It would take years for me to recover from that incident, years of low self confidence in my academic ability. But when I finally overcame it, it was because of something other than the rod I was used to. It was my second year high school class report that unraveled a potential that had been beat down for years. That year I brought my worst report home, I had performed miserably. I expected the worst from my Mum, she was definitely going to be angry or upset and I knew I was going to get flogged, it was inevitable. I gathered myself and presented my report to my Mum. I never could tell if she was extremely busy or simply worried at that moment, regardless of the circumstances, she did not say a word. She just kept silent, a silence so loud that it shook the very foundations of intelligence that had been beat down for years. Something about the silence stung me, more than any cane or belt had stung me. At that moment, I made a decision that the next time I brought my report home it would not be met with silence but with loud sounds of praise. That moment was the day I discovered myself, and made a turn around in academic and leadership performance that has bolstered me through life till this moment. Unfortunately lots of children might never have the chance to discover themselves. They are trapped in a society monopolized by flogging as the only path towards respect and intelligence. A society that flogs first and asks questions never. I recall many instances where I saw kids beat over and over again for being too slow or hyperactive, but when I look back at the words of Bill Cosby in his book “Common People” and contrast my life experience in the States, I can’t help but think that some of those kids never deserved to be beat. In his book Bill Cosby talks about kids that are motivated more with words as opposed to the rod. A strong argument he reinforces via a simple juxtaposition of the African American and Asian American community when it comes to child discipline. In the African American community an astonishing 94% of parents believe in flogging as sharp contrast to the Asian community where only 34% of parents approve of such acts. With such lopsidedness, you would expect the Asian community to be less respectful of their elders, but it’s the reverse. Asians for years have shown a level of respect for their elders that exceeds that of the African Immigrant community. Their children are involved in less crimes and are known for their academic accomplishments, all this in a system that frowns down against flogging children. But worse are those kids that grow up with medical problems, deemed too stupid for society, instead of visiting doctors they endure sessions of flogging. They grow up physically abused and mentally confused, the same confusion I faced staring at my tear drenched notebook as my back was beat over and over again.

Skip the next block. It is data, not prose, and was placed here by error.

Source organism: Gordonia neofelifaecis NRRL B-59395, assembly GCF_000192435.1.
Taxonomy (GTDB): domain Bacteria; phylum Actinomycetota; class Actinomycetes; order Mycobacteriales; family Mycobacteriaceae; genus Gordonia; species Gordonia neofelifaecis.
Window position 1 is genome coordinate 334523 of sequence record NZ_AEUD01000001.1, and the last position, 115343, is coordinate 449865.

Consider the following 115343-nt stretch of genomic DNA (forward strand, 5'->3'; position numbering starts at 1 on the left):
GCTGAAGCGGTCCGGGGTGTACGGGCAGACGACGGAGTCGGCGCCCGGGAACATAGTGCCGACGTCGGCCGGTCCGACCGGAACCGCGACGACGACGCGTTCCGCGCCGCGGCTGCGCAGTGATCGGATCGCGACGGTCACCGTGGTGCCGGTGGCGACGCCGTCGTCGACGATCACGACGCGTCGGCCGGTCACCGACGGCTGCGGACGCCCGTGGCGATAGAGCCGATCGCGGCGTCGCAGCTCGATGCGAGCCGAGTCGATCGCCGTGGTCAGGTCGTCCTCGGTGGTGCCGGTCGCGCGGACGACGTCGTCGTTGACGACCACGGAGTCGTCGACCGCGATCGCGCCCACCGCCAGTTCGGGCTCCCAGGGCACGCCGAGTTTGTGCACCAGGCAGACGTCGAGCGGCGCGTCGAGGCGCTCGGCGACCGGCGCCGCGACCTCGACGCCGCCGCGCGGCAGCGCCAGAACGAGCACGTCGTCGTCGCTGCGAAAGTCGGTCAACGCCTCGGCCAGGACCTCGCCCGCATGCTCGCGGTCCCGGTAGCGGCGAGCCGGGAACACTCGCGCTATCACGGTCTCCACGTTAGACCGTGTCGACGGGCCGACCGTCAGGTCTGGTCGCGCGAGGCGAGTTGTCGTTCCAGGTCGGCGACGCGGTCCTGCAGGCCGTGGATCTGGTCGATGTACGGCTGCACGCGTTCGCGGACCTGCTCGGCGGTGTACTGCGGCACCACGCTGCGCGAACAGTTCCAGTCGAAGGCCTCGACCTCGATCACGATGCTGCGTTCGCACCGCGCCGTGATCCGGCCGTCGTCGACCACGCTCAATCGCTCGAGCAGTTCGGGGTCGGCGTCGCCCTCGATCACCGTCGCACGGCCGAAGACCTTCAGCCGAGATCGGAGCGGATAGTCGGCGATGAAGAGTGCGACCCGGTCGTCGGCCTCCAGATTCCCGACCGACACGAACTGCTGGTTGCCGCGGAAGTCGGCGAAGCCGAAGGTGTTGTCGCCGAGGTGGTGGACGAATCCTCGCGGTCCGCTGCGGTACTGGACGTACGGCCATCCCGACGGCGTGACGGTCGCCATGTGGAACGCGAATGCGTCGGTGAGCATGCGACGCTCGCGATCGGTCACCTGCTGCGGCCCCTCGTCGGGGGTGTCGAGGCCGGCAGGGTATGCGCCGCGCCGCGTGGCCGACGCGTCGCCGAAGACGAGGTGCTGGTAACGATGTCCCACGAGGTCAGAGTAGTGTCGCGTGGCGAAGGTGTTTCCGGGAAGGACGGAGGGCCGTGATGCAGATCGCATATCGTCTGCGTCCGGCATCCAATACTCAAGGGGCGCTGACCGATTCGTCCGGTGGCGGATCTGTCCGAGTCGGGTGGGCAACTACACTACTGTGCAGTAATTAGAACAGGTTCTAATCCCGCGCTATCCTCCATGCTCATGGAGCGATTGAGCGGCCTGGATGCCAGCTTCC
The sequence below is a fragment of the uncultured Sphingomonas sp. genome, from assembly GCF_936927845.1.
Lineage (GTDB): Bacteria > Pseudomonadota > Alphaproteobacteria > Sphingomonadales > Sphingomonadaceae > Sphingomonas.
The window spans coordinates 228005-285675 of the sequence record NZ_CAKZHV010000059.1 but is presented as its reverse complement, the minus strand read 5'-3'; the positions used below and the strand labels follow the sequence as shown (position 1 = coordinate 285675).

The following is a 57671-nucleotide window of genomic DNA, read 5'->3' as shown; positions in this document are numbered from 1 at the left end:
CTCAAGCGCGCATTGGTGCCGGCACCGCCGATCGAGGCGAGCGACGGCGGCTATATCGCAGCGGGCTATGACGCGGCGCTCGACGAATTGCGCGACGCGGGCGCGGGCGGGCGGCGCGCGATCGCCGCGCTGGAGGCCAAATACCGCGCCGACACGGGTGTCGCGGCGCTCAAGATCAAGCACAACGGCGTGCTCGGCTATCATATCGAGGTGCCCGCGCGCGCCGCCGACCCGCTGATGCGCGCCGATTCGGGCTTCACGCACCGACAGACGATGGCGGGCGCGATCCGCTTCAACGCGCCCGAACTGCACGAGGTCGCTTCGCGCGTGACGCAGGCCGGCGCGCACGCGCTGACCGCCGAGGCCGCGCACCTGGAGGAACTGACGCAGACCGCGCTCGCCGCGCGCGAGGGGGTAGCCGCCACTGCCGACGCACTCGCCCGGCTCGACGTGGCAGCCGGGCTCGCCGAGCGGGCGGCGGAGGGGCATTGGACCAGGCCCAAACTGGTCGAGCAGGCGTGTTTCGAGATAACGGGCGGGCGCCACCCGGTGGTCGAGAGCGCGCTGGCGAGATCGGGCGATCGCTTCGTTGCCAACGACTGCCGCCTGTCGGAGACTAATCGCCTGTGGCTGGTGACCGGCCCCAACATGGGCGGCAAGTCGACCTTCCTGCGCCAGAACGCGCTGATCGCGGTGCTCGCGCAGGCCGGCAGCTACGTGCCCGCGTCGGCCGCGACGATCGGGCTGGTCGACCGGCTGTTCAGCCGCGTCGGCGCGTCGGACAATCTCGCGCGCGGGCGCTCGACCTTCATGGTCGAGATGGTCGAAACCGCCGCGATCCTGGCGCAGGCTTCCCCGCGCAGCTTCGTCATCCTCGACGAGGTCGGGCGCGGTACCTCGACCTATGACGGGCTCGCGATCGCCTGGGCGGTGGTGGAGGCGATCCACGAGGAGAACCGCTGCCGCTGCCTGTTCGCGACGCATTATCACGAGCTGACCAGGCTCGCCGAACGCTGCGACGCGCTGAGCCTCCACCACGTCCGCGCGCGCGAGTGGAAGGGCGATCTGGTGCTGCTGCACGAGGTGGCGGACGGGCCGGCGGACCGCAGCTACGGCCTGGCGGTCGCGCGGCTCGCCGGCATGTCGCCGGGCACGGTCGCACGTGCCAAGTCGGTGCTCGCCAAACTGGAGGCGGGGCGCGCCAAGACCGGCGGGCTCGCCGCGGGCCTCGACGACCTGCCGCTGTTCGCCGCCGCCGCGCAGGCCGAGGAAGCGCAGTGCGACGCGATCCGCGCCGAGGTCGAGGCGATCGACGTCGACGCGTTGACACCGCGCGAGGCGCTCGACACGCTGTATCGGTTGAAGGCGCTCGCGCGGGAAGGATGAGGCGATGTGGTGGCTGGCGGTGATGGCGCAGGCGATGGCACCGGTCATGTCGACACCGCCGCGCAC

Am not advocating one extreme or the other, because we know this issue like many others is not about right or wrong, but rather flexibility in determining when right is right and wrong is wrong. The African community and American community can learn a bit from themselves, a fusion of ideologies measured in the right amount would create atmosphere of love and respect that would catalyze the growth of well rounded children. In raising our children or younger siblings; it is our responsibility to ensure our attempts to use the rod is diluted with an attempt to give words of love, encouragement and support. Only then can we raise children with the best ideologies from both worlds.
Africa’s #1 Success Coach
Copyright © 2008 Ofili Speaks, Inc. All rights reserved